MMS: The People's Party
By Eric Lin, Wed Oct 22 03:15:00 GMT 2003
The world is pumped and primed for an MMS revolution, but it's not going to happen until the carriers meet the demands of users.
The popularity of MMS and picture messaging, especially in the United States, has almost exclusively been a function of an application off the carriers' networks- moblogging. The lack of interoperability between carriers makes it difficult for users to send pictures to each other, so we send post them to websites instead.
An article in Telephony Online (link courtesy of Smart Mobs) takes an interesting view of this unlikely evolution. SMS evolved strictly within the confines of the operators, and while it has enjoyed immense popularity, it cannot extend beyond the boundries of the mobile networks. Carriers have control over who can message whom and what kind of premium services content providers can offer and how much they can charge. The users cannot seize control of SMS and repurpose for anything other than its original intentions.
Because MMS extends to the internet and is not just limited to the phone networks, it is a more powerful tool in the hands of users. They can develop unexpected applications for it, and it is these unplanned uses that often create the next "killer app." However the article warns that operators must become comfortable with the concept of letting users and content providers determine how MMS is used, as opposed to directing it themselves as they have done in the past.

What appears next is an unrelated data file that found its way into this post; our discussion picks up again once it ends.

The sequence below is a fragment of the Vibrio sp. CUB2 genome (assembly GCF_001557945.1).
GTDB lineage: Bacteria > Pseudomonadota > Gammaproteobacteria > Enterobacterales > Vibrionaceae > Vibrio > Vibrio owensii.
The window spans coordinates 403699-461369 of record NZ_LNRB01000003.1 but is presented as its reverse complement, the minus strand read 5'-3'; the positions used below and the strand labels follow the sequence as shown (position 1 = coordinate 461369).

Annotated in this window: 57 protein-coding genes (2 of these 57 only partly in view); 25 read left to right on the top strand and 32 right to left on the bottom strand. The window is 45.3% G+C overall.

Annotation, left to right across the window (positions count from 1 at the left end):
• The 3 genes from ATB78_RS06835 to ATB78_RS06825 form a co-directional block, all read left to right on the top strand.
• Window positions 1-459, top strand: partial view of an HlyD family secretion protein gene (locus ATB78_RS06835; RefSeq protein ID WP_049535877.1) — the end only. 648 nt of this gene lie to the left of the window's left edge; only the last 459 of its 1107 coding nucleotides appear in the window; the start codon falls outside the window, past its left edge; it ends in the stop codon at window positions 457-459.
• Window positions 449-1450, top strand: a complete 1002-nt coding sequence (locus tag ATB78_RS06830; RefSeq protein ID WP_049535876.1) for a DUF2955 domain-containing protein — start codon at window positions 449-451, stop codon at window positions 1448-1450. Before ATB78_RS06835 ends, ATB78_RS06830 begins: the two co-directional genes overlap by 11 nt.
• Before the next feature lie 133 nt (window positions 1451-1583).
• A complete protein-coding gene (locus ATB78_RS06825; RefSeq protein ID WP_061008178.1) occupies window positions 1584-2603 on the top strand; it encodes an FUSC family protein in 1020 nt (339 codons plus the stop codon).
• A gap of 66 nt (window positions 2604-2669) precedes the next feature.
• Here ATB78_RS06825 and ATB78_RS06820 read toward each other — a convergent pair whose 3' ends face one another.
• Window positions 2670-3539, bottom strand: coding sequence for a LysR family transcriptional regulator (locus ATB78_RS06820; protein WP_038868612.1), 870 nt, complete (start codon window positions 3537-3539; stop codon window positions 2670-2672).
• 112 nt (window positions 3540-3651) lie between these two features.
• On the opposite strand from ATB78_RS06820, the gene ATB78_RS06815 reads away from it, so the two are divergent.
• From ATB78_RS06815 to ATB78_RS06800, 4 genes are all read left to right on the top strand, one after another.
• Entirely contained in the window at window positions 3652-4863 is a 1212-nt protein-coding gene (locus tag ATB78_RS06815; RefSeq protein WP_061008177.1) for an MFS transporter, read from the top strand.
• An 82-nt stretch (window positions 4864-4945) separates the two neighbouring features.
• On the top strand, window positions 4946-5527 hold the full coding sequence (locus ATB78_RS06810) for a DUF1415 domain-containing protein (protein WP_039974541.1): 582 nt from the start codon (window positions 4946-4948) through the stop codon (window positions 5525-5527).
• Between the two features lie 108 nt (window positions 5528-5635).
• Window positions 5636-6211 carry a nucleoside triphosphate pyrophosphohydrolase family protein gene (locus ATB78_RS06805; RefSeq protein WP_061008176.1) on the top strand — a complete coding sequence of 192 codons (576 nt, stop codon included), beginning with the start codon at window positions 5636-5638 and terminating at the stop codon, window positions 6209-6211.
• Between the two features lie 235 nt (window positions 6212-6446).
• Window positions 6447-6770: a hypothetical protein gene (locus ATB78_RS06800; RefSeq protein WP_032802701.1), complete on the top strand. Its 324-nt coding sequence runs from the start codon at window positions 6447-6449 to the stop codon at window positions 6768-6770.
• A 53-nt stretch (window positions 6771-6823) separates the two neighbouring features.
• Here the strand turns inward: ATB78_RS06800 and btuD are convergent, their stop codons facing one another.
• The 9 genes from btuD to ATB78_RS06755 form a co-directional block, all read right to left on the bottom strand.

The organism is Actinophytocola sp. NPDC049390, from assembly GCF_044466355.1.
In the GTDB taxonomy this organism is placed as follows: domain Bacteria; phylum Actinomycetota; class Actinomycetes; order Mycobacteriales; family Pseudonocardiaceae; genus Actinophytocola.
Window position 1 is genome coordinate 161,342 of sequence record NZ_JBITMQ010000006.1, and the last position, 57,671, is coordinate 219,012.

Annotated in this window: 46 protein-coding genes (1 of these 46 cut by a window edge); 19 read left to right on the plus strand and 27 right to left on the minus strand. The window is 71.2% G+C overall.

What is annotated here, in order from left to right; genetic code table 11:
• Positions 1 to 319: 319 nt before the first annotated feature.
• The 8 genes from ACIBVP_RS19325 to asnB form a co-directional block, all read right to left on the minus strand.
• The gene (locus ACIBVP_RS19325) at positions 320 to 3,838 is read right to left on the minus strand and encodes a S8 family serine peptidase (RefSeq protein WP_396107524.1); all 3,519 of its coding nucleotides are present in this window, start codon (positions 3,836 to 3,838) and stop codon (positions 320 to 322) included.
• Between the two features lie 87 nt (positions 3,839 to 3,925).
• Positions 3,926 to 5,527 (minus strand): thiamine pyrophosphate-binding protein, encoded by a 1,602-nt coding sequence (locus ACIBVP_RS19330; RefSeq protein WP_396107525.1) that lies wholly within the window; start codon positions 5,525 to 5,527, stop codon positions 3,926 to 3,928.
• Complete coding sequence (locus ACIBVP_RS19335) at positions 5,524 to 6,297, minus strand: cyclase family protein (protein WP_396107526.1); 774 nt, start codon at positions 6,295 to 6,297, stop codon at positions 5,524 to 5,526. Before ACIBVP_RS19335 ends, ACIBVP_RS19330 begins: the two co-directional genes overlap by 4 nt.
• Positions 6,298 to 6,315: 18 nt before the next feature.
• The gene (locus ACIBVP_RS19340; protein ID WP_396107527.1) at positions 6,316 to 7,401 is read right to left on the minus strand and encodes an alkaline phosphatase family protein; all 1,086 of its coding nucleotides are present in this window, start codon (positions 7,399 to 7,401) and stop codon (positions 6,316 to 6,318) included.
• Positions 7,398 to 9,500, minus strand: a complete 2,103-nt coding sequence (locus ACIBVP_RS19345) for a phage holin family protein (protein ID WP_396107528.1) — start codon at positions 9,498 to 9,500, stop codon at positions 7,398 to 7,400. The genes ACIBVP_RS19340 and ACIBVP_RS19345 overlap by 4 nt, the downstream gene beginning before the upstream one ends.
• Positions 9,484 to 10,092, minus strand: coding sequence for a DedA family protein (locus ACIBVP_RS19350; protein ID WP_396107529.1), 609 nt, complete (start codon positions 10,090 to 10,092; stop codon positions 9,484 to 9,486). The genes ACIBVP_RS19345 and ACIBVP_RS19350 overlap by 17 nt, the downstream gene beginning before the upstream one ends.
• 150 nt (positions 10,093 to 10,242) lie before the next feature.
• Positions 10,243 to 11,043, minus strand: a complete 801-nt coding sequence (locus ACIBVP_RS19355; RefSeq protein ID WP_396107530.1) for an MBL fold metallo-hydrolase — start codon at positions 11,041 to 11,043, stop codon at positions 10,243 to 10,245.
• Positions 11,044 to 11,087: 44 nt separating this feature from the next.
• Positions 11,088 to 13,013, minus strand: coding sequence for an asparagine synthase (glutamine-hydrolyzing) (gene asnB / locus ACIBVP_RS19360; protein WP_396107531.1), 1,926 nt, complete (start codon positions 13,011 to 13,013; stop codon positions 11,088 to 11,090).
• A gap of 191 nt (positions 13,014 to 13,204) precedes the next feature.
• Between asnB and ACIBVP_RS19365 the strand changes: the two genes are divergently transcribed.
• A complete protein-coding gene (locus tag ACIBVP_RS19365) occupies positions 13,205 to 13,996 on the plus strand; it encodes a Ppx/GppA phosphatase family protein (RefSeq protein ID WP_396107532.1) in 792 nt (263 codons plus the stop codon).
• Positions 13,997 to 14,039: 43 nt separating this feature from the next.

In addition to changing the way they think, operators must also change the way they bill. According to an Ericsson representative interviewed, operators must first come to billing agreements that complete full network interoperability for MMS. Once that hurdle is cleared, the next step will be for networks to devise revenue sharing systems similar to DoCoMo's i-Mode billing structure. These financial hurdles may be easier to clear than the change from top-down to bottom-up content creation, since they don't demand a total philosophical change from carriers. However the networks need to respond to the way customers are using their services in time, otherwise valuable opportunities could be lost.
One expert is quoted as saying there should be widespread MMS interoperability by 2006 or 2007. Will that be too late?